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Questions cloud storm rescue efforts

July 7, 2012
The Inter-Mountain

It's been a week now since a powerful storm left us in its wake with no electricity for an undetermined amount of time. That meant no air conditioning in sweltering heat, tons of food that spoiled and, in some cases, a dwindling amount of water.

At the same time, few communication avenues were available. Many landline telephones were down, local radio stations were unable to broadcast and, without electricity, only those with smartphones could access the Internet.

Thousands of people in our region were in a dire situation, lacking provisions for both comfort and survival. These people needed information and possibly a place to seek refuge. However, that's far from what they got, and that leaves us with a lot of questions.

Why was Elkins Middle School not used as an emergency shelter as offered by the school system? Superintendent of Randolph County Schools Dr. James Phares told us buses with lifts to accommodate the handicapped, along with other staff members to maintain the school, were on standby. The school is equipped with a generator, so people could have stayed cool. Phares had plans ready to set in motion, so why was he left standing still?

Who makes the decision on whether to open a shelter and what criteria is that based upon?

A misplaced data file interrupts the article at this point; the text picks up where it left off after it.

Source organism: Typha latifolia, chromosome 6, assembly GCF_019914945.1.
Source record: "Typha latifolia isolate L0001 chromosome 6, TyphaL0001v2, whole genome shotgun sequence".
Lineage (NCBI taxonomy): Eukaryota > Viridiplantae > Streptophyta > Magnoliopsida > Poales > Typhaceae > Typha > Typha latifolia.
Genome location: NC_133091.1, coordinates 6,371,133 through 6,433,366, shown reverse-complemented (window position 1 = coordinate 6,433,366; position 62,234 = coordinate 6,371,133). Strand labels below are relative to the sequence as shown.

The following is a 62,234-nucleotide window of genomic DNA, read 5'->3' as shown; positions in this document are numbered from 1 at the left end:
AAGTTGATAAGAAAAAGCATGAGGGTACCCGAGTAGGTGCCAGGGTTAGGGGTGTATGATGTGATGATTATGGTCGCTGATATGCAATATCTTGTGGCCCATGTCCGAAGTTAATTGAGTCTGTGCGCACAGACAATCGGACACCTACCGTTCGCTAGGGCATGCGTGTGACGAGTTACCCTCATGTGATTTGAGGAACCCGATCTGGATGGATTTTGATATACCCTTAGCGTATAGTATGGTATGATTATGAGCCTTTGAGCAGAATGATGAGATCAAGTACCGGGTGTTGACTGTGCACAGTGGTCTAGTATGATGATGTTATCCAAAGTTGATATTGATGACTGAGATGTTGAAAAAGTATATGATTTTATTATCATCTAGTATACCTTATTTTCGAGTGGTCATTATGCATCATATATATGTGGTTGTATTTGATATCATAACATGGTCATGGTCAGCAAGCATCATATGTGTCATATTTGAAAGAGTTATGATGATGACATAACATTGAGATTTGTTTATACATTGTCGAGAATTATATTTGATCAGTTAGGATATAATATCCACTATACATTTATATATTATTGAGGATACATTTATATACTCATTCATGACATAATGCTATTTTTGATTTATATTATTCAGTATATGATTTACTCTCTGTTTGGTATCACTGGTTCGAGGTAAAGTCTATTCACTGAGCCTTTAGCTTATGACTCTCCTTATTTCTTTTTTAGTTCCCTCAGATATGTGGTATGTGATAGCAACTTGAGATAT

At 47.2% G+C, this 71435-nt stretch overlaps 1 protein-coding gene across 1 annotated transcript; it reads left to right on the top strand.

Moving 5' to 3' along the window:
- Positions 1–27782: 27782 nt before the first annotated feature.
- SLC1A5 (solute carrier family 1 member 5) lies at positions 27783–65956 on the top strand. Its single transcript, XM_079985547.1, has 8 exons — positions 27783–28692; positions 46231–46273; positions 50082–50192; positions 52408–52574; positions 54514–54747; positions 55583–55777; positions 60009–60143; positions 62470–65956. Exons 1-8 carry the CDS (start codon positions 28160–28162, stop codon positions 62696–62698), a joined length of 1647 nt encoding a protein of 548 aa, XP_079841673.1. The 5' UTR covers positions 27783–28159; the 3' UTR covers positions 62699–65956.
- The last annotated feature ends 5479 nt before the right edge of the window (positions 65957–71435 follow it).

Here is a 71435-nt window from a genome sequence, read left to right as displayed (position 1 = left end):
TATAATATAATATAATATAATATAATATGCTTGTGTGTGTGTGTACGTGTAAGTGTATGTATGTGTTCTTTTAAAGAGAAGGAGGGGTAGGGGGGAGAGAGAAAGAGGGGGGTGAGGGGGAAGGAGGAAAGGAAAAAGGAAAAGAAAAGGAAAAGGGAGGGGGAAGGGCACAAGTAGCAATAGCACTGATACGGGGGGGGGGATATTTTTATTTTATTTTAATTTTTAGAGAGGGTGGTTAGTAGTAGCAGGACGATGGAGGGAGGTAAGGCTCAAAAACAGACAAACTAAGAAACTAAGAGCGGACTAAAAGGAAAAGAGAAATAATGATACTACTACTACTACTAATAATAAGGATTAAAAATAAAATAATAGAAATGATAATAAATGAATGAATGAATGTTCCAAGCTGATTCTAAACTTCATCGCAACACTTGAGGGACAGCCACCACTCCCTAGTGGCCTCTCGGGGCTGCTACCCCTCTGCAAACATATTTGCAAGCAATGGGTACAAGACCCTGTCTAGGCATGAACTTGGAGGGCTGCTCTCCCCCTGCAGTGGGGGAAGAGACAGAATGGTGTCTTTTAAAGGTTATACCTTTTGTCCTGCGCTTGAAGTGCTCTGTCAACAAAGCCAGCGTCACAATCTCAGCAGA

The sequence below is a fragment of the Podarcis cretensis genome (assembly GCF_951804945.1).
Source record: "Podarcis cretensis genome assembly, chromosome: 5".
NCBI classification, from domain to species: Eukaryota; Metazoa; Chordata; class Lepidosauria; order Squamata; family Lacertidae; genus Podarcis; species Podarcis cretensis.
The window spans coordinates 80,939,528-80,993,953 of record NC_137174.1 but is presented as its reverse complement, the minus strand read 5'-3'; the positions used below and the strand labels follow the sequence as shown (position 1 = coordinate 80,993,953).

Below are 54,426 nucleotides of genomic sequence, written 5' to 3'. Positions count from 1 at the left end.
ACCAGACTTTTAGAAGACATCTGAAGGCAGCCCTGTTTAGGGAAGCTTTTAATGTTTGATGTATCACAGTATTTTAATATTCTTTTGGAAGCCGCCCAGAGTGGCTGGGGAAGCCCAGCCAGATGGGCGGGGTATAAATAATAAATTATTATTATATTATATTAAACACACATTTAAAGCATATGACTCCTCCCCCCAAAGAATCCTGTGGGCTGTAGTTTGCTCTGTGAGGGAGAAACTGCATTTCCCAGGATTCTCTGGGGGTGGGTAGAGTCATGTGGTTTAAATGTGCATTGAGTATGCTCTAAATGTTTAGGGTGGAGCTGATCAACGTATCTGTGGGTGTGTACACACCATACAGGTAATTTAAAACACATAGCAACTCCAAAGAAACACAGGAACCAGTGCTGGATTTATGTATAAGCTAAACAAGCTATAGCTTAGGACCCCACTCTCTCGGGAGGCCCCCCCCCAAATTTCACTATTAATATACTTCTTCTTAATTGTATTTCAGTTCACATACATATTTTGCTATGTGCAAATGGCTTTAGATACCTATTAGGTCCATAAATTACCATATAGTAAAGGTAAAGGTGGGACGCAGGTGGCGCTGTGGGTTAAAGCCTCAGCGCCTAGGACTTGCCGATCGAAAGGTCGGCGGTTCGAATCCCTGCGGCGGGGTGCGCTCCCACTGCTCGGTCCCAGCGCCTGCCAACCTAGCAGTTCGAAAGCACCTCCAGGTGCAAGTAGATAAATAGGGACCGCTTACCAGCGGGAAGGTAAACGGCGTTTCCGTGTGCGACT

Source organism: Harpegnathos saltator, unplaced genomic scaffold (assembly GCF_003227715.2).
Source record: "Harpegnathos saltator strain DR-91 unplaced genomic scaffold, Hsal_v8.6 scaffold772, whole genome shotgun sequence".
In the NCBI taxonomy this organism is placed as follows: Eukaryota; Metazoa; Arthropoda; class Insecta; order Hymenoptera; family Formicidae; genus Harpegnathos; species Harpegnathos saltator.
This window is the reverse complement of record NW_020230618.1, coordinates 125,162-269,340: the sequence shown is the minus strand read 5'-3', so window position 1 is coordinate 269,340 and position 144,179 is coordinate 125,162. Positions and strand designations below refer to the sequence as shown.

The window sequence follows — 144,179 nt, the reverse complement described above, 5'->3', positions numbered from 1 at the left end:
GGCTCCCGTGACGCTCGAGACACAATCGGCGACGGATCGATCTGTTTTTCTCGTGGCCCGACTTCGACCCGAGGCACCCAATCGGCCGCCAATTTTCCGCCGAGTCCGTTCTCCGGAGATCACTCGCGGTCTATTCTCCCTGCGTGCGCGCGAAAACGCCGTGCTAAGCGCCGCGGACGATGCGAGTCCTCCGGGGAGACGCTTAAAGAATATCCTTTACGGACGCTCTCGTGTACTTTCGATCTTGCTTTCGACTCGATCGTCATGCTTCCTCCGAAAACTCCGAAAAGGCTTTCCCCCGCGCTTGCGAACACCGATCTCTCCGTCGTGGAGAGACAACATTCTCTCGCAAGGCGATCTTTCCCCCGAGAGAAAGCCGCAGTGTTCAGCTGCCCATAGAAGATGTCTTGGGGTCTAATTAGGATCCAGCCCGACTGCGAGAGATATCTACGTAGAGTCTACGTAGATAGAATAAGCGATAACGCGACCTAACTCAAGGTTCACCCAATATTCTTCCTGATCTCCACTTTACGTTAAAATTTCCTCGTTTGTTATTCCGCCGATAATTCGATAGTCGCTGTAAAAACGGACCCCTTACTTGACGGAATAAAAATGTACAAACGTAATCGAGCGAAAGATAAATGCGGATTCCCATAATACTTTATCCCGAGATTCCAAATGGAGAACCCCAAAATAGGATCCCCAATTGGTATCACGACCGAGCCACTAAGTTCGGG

Do any of the county Offices of Emergency Management have a contingency plan for supplying water if electricity isn't available to allow pumping? It seems some do and some don't. A lack of water supply is a highly critical situation. The counties that don't have a plan need to make one quickly.

What is the policy for traffic control? The lights at busy intersections were blinking or were out. In many cases drivers were courteous, but there also appeared to be some road rage. In general, it was basically a free for all. Shouldn't some agency have been in charge of directing motorists?

Who can institute gasoline rationing? Can a local government official or individual retailer do this? Lines at local gas stations were horrendous once the power returned. We have to wonder if all those people, especially the ones with big drums in the back of their trucks, needed gasoline or if they were simply getting as much as they could just because.

Mainly, we wonder what you, the residents and readers, think about how the entire aftermath of the storm was handled. Share your ideas and stories - good or bad - by emailing newsroom@theintermountain.com or lhskidmore@theintermountain.com. You also may give the newsroom a call at 304-636-2124.

 
 

 

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